More's operation is the first successful attempt in Western India, so far. More, who lost both her arms in a gruesome train accident at Ghatkopar Station in 2014, signed up only after reading about another successful hand transplantation story. She read about Shreya Siddanagowder a 19-year-old's successful operation at a hospital in Kochi.

Hand Transplantations In India

Amrita Institute of Medical Sciences (AIMS), Kochi is regarded as the pioneer in hand transplantation surgeries in India. Plastic surgeons at the hospital conducted the first successful bilateral transplantation in 2015 and have performed several other surgeries, ever since.

In 2015, the hospital conducted two double hand transplants for stumps originating near the wrist area. In 2016, they conducted the first forearm transplantation which is a more challenging process as it requires the cut to be made above the elbow. Siddanagowder was the first female to receive a brain-dead man's hands at AIMS. The skin of her transplanted hands changed colour and doctors felt that it could be due to the female hormones surging through her body.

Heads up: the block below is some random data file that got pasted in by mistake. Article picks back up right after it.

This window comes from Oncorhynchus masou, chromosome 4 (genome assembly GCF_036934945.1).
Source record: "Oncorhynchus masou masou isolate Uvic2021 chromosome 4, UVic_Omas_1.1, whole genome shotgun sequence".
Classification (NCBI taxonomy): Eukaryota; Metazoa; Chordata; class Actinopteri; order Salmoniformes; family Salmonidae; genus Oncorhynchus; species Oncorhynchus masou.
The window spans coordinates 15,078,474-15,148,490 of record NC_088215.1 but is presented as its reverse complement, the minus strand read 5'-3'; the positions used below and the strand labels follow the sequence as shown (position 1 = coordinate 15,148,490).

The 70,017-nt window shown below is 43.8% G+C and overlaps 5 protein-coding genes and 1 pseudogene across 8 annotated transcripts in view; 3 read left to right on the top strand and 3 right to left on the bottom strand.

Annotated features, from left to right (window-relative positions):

The number of new patients enlisted for transplantations exceeds the number of registered donors. While describing the process of the first transplant, Dr. Subramania Iyer, Director of Plastic and Reconstructive Surgery and HOD of Head and Neck Surgery at the hospital, explained how difficult it was for transplant coordinators to convince families of brain-dead or deceased patients to donate the upper limbs in a book.

Other than Amrita Hospital, eleven other institutes have received permission to conduct this surgery. However, only three others have successfully conducted transplantations. The National Organs and Tissue Transplant Organisation does not have a record of the total number of hand transplants on its website. BOOM has written to the organisation and the story will be updated on receiving a response.